Chandrayaan-2: What are Science experiments planned?

Chandrayaan-2: What are Science experiments planned?

the Geosynchronous Satellite Launch Vehicle Mark III (GSLV Mk 3) or "Bahubali" is seen in assembly building ahead of the launch of Chandrayaan-2, in Sriharikota. The space mission, which aims to place a robotic rover on the moon, is set to be launched on July 15, 2019. PTI photo

After reaching the Moon, India's Chandrayaan-2 is programmed to carry out a series of scientific experiments that would not only seek to provide vital clues to India's planned mission to the Venus but also come up with useful information required for mining an asteroid or setting up of colonies on the lunar surface in distant future.

India's second moon mission was scheduled to be launched in the wee hours of Monday (2.51 am) from the Sriharikota spaceport atop a 12-story rocket - Geosynchronous Satellite Launch Vehicle (GSLV) Mark-III, which is India's most powerful rocket to date. The launch had to be called off due to a technical snag observed in the launch vehicle system.

The ISRO lunar craft is slated to undertake a journey of 3.84 lakh km in 53 days and make a soft landing near the lunar South Pole.

The orbiter of the spacecraft carries eight payloads while there are three in the lander Vikram and two in the rover Pragyaan that will come out of Vikram's belly after the touchdown and roll over the lunar surface.

The experiments have three broad scientific objectives – to have a better understanding of the rocks and what lies beneath the lunar surface; a clearer idea about the presence of gases, if any, in the atmosphere and try to make an estimate of the lunar resources and topology.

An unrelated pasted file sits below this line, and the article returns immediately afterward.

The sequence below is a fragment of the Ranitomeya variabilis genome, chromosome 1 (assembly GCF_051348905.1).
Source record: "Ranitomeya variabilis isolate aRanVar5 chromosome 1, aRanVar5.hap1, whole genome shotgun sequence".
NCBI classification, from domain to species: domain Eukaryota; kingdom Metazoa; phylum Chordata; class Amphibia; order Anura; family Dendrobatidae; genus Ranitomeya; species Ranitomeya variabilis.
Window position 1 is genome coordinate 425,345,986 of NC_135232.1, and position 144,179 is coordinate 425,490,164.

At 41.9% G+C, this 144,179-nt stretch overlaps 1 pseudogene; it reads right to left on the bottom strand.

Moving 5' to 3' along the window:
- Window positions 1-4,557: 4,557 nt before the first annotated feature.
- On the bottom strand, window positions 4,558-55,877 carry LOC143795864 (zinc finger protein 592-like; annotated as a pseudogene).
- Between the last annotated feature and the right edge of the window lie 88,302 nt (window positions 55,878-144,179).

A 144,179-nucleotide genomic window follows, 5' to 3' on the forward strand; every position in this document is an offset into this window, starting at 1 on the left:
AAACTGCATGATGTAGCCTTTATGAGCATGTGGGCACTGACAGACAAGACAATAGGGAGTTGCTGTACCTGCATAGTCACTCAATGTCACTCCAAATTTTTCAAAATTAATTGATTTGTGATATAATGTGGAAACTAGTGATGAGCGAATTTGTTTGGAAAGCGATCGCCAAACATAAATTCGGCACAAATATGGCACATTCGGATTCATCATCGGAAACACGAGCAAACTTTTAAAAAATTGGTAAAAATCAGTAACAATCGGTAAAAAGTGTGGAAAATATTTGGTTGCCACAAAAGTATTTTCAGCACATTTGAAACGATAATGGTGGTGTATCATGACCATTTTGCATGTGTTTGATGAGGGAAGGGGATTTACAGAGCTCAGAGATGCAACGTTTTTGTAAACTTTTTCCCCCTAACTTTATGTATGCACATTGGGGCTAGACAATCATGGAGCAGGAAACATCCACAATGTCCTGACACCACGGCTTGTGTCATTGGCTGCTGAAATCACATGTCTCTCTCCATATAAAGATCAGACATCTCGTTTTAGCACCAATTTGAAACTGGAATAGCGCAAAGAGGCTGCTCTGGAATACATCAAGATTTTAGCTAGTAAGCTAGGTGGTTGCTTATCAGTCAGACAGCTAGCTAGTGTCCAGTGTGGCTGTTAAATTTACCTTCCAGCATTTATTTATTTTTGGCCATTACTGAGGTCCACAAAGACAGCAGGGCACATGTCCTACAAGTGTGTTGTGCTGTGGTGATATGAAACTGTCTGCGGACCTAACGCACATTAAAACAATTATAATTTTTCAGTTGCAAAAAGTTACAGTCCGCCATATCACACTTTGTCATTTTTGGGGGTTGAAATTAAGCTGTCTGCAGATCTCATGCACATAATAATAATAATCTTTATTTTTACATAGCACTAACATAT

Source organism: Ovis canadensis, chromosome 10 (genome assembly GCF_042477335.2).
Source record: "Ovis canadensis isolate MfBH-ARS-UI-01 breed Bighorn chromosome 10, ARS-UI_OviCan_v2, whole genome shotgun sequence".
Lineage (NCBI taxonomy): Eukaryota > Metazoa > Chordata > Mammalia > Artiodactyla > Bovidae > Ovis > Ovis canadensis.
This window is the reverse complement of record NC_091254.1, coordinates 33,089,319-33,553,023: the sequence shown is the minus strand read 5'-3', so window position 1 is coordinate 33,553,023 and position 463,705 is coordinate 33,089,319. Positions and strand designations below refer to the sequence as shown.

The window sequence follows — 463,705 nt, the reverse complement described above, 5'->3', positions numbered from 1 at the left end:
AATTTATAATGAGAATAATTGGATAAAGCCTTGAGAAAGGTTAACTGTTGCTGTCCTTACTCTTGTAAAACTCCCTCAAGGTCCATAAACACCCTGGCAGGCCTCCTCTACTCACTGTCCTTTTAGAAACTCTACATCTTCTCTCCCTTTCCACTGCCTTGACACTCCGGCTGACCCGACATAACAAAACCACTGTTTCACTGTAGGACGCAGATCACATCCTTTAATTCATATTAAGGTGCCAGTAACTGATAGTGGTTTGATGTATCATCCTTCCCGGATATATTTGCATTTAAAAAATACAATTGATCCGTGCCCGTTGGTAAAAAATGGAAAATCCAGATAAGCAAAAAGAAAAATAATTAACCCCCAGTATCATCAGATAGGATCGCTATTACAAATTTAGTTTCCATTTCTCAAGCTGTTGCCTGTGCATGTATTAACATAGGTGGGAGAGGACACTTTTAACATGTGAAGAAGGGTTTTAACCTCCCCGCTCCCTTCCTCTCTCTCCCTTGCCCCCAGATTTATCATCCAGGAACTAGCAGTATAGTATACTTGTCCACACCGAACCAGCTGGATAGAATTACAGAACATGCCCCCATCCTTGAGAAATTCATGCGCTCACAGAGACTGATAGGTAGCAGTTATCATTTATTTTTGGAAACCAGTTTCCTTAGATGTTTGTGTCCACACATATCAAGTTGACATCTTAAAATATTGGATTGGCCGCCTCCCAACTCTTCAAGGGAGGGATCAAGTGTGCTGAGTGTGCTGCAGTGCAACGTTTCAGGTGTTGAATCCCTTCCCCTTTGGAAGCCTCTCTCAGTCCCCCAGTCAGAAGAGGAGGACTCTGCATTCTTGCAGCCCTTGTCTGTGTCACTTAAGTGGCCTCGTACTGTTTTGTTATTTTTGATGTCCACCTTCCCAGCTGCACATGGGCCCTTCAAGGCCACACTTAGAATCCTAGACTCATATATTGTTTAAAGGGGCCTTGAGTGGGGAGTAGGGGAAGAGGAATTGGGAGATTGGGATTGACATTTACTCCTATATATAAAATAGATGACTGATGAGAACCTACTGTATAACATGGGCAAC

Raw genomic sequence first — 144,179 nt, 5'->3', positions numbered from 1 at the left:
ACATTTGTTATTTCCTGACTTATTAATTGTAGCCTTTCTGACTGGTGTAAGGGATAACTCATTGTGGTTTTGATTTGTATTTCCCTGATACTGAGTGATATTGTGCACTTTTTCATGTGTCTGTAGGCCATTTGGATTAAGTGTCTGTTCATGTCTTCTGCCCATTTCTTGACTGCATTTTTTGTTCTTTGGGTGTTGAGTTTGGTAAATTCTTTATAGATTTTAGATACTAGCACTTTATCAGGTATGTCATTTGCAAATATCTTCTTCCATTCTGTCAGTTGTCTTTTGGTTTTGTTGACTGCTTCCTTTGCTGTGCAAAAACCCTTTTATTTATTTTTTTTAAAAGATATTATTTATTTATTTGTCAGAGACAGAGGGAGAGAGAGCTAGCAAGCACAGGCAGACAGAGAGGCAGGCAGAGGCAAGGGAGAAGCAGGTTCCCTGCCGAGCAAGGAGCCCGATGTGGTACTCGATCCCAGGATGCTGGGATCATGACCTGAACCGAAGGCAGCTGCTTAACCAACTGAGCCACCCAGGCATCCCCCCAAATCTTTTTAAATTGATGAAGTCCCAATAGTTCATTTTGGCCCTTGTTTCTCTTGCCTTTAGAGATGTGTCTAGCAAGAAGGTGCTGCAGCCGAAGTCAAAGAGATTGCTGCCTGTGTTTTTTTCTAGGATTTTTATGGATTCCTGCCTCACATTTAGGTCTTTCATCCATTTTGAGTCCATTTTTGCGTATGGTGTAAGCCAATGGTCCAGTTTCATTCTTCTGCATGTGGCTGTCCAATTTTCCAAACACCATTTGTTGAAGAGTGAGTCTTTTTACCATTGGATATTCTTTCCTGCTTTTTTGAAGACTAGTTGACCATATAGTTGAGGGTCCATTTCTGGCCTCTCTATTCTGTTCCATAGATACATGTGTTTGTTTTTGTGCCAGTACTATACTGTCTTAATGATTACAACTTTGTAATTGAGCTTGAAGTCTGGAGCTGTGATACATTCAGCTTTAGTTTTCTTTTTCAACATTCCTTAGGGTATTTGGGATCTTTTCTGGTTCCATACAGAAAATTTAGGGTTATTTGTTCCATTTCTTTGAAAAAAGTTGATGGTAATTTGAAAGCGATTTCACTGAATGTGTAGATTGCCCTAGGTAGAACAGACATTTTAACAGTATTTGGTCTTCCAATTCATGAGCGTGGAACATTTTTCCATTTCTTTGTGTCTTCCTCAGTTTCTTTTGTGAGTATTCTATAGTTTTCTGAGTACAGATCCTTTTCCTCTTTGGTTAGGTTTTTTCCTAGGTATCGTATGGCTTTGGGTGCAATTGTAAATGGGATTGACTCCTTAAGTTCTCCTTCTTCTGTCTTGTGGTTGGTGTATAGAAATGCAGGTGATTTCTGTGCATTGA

“The insight can provide us with useful information while planning the Venus mission. We do have plans for such a mission. It may be an orbiter as landing on the Venus surface may not be possible with a surface temperature of nearly 700 degrees Celsius and acidic environment,” astrophysicist Somak Raychaudhury, director of the Inter-University Centre for Astronomy and Astrophysics (IUCAA) Pune told DH.

Chandrayaan-2, he explained, was far more complex and scientifically challenging than Chandrayaan-1 that made the breakthrough discovery on the presence of water on the moon in the past. “While Chandrayaan-1 was a 90% technical mission, Chandrayaan-2 is 70% technical and 30% scientific mission,” he said.

The payloads include several types of spectrometers and spectroscopes, solar X-ray monitor, synthetic aperture radar, atmospheric compositional explorer, instruments to measure temperature gradient and thermal conductivity of the lunar surface and a seismometer.

Redundancy has been built in while selecting the instruments so that even if one of them doesn't work, similar data can flow in from other equipment.

“Its far more difficult and complex mission than Chandrayaan-1. In the last 50 years, there were lots of studies based on the lunar mission data and the moon rocks that were brought back, but all such missions had a finite geographical coverage. There are still mysteries on the moon but you can't forecast scientific discoveries,” said Amitabha Ghosh, chair, science operations working group, Mission Operations, NASA Mars Exploration Rover Mission.

“The inputs from Chandryaan-2 experiments would come handy if in the future we plan to set up an outpost on the moon or try to mine an asteroid – two long term goals of the space scientists,” said Raychaudhury.